Sunday, March 20, 2005

Reading the blogs on my blogrolling links, I came across Mell Ditangco's post:

Do Filipinos’ have a Victim’s Mentality?

I must confess that I am frustrated. Why? You ask. I really thought that micro-lending is the answer to the poverty that is gripping more than 60% of our countrymen in the Philippines. Based on my research results, the government’s initial micro-lending program was a failure. According to an independent study by the Philippine Institute of Certified Public Accountants, recipients of the micro-loans thought that the funds received from the government were grants. The government’s micro-lending program was designed to be self-sustaining, but since too many beneficiaries defaulted it effectively shut down the program. This failure seems to imply that even if poor Filipinos are given an opportunity to improve his/her life he/she will manage to screw it up.

The Philippine government is always seen as a bastion of corruption. However in this case the common Juan Dela Cruz squandered a golden opportunity to improve his lot in life. Had those beneficiaries paid back what they were loaned, they would have had the opportunity to borrow larger sums in the future to further grow his/her business.

Filipinos need to change his/her mindset before he/she can improve his/her condition. I am afraid that a good number of Filipinos, whether from the lower and middle class, suffer from a victim’s mentality. Rather than look for ways to improve his condition, he would rather blame the government, the multinational corporations, the Americans, corrupt elite, etc.. Let me make myself clear, I am not saying that there are no injustices occurring in the Philippines, but let us not play the blame game and quit trying to improve our lives. Let self-reliance be our battle cry to combat the injustices that we see. Let us not sit idly by and let opportunities pass us by.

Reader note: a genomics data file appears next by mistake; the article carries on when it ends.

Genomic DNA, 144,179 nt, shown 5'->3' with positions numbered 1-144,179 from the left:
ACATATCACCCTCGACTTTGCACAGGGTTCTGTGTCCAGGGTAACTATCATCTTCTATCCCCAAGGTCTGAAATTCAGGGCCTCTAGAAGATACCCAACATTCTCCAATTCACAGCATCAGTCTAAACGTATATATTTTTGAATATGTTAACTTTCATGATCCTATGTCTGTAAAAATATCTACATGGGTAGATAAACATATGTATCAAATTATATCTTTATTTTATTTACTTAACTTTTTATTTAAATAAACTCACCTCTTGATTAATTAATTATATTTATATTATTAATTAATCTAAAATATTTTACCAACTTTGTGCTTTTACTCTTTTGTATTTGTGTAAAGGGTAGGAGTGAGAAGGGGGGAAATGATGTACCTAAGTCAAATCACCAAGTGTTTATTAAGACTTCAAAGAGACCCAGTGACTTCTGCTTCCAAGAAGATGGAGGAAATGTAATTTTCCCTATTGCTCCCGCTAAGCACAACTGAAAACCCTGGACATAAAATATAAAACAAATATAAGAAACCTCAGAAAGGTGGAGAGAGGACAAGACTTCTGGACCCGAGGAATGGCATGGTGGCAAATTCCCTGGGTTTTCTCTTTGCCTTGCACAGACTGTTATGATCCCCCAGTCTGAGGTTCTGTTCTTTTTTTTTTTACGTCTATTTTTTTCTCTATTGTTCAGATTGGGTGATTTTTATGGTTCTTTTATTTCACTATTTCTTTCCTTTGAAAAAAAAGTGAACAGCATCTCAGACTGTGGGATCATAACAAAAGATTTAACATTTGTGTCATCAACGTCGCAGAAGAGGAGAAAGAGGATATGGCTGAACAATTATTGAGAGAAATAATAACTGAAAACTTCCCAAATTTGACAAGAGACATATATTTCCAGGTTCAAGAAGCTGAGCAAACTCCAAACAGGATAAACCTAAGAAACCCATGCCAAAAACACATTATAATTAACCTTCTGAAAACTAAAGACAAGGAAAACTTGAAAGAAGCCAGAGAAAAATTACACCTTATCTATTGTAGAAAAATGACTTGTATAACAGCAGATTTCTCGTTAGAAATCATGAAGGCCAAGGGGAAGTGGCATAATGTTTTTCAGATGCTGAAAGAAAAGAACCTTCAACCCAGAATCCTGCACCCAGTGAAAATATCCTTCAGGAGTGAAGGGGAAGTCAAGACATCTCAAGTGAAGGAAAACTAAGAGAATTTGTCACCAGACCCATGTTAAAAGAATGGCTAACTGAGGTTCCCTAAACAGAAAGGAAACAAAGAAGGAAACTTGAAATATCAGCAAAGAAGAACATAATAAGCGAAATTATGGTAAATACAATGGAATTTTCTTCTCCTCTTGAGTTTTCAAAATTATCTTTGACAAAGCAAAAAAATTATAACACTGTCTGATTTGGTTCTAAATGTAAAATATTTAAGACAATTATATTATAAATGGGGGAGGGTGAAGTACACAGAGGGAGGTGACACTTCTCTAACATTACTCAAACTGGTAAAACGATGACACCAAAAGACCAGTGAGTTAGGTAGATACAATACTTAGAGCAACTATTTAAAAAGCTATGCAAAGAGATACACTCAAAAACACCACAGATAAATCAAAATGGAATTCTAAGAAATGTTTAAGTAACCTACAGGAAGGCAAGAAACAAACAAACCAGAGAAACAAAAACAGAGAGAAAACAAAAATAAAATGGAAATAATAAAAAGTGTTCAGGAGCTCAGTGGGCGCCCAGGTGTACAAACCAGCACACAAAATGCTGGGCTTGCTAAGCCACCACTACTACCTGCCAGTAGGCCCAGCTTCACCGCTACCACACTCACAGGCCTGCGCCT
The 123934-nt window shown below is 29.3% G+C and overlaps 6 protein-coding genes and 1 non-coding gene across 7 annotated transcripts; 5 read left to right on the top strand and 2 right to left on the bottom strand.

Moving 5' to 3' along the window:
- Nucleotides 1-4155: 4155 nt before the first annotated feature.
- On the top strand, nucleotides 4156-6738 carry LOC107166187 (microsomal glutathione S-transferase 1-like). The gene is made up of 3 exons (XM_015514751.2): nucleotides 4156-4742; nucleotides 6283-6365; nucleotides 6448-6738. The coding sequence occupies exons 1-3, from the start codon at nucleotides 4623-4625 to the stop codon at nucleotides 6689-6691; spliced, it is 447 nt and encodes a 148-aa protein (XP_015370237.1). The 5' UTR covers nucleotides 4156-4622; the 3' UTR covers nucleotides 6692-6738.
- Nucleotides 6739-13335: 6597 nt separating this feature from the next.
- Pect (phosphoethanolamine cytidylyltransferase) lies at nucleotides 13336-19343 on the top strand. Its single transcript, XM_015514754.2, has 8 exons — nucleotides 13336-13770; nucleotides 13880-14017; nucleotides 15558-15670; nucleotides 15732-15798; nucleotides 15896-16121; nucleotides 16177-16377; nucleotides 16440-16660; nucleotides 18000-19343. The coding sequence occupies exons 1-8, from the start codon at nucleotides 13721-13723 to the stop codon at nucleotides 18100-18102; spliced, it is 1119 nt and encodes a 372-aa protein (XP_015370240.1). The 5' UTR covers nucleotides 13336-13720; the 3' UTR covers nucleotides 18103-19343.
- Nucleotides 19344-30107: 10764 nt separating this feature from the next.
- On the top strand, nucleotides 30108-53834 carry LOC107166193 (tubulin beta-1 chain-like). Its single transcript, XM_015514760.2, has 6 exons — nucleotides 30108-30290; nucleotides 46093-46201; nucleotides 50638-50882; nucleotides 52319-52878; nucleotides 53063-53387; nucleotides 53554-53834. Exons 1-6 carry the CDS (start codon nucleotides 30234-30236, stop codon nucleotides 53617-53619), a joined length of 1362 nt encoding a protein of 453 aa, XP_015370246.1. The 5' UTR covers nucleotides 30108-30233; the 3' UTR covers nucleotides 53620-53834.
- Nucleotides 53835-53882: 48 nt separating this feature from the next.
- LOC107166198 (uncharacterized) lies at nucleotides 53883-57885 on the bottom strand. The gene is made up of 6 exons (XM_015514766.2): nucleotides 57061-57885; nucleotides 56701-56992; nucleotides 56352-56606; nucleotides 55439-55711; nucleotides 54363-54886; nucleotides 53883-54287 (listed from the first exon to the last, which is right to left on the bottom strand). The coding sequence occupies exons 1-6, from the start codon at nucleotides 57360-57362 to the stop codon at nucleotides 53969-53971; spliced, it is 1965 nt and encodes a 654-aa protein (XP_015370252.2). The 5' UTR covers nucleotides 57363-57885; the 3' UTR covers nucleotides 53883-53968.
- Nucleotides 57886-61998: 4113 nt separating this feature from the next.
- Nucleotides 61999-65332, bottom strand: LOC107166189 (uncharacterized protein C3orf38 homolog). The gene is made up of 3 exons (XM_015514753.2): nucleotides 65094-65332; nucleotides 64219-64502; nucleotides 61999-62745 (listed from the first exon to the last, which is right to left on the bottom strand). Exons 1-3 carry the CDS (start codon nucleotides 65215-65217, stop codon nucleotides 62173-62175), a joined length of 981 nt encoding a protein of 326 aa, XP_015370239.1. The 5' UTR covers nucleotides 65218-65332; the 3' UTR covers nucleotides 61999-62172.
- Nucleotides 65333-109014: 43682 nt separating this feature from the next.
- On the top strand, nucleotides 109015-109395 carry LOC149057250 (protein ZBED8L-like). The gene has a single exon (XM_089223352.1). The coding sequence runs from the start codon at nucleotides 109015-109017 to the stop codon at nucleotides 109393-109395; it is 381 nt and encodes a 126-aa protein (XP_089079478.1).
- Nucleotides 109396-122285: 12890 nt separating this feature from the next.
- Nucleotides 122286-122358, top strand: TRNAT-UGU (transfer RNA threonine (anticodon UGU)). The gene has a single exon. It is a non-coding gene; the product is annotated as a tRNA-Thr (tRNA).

We have no right to hope for our beloved Philippines if we do not change our ways.
To which I responded:

I agree with this statement, absolutely. But material conditions structure people's lives. It is not as easy as saying "change our mindset." Being born of a poor family means being disadvantaged from the womb. The baby will come out malnourished, will stay malnourished from birth, and will tend to be under-educated if not uneducated altogether. Under these conditions, how can one "beat the odds" when one doesn't have a fighting chance from the beginning? "Mindsets" are the result of the material environment. So, the culture of "kawawa" didn't come out of nowhere. And if human basic needs aren't ameliorated, how does one expect a change in mindsets?

Now if only solving poverty were as easy as micro-lending. With financial institutions running the whole world, there shouldn't be any poverty left.

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